First pic Intel has been showing off the next generation of USB connectors which will be the first to fit into ports whichever way up they are – thus avoid the Schrödinger's USB stick problem.
The chip giant says the final specification will be locked down by July by the USB Implementers Forum, of which Intel is a member.
In a presentation [PDF archive] at the Intel Developer Forum in China on Thursday, the new USB Type-C plug was shown off and its specifications detailed. The 8.3mm-by-2.5mm connector, similar in size to today's micro-USB plug, will be capable of transferring data at 10Gbps, and delivering power up to 100W – from 5V at 2A for handhelds, to 20V at 5A for workstations and hubs.
According to Intel, the current Type A and Type B USB connectors are too bulky for use in the next generation of computer and tablets, and the small size of the Type C connector, as well as its enhanced data and power capabilities, mean it will be ideal to replace not only existing USB cables, but also AV and charging cables as well.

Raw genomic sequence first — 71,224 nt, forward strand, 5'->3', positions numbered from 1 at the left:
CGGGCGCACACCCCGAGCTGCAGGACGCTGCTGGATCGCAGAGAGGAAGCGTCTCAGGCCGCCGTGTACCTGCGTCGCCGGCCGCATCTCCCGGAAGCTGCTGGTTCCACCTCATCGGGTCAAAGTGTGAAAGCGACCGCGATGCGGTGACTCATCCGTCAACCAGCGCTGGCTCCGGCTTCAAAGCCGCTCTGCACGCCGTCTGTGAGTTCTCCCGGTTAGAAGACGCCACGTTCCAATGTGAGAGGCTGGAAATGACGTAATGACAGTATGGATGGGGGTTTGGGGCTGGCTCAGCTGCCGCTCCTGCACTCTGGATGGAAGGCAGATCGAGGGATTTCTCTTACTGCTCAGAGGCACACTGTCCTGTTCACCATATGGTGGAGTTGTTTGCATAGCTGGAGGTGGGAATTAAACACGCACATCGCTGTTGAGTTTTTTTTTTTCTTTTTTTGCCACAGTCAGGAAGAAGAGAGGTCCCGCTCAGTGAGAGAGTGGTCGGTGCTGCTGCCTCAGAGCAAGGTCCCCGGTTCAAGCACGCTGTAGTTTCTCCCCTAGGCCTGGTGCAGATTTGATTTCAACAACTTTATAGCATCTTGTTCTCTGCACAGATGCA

The new plug will support both USB 2.0 and 3.1 standards, and can be used with current wider cables via an adapter. Once the specification is locked down in July, manufacturers can start building them into products.
There's going to be an annoying lag between the lock-down and actually getting your paws on the new cables. Generally it takes at least a year before the new cabling will hit the streets, but the appeal of the new cable may convince manufacturers to get moving faster on this one.
Apple users already have the kind of reversible plugs that many USB users crave: its Lightning plug has had the feature for over a year. It seems the rest of us will have to wait a while for that fumble-free connection. ®